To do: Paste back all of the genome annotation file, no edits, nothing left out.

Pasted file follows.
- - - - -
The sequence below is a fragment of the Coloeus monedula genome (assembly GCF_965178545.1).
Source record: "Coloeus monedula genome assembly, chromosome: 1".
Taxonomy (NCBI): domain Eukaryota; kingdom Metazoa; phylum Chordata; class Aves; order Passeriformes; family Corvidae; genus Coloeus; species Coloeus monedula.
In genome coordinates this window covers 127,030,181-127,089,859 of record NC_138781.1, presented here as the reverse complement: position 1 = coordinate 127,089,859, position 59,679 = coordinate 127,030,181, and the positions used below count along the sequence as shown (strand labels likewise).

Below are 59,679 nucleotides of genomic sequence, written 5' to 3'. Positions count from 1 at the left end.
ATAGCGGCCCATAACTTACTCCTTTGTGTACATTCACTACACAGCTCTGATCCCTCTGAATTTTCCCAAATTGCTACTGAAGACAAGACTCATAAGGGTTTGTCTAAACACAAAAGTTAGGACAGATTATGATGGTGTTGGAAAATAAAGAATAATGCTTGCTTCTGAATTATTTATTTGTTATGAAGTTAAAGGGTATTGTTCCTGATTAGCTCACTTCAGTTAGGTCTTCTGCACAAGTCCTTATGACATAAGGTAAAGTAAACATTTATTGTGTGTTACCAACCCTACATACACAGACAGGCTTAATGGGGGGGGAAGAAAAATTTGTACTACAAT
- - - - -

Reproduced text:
The sequence below is a fragment of the Coloeus monedula genome (assembly GCF_965178545.1).
Source record: "Coloeus monedula genome assembly, chromosome: 1".
Taxonomy (NCBI): domain Eukaryota; kingdom Metazoa; phylum Chordata; class Aves; order Passeriformes; family Corvidae; genus Coloeus; species Coloeus monedula.
In genome coordinates this window covers 127,030,181-127,089,859 of record NC_138781.1, presented here as the reverse complement: position 1 = coordinate 127,089,859, position 59,679 = coordinate 127,030,181, and the positions used below count along the sequence as shown (strand labels likewise).

Below are 59,679 nucleotides of genomic sequence, written 5' to 3'. Positions count from 1 at the left end.
ATAGCGGCCCATAACTTACTCCTTTGTGTACATTCACTACACAGCTCTGATCCCTCTGAATTTTCCCAAATTGCTACTGAAGACAAGACTCATAAGGGTTTGTCTAAACACAAAAGTTAGGACAGATTATGATGGTGTTGGAAAATAAAGAATAATGCTTGCTTCTGAATTATTTATTTGTTATGAAGTTAAAGGGTATTGTTCCTGATTAGCTCACTTCAGTTAGGTCTTCTGCACAAGTCCTTATGACATAAGGTAAAGTAAACATTTATTGTGTGTTACCAACCCTACATACACAGACAGGCTTAATGGGGGGGGAAGAAAAATTTGTACTACAAT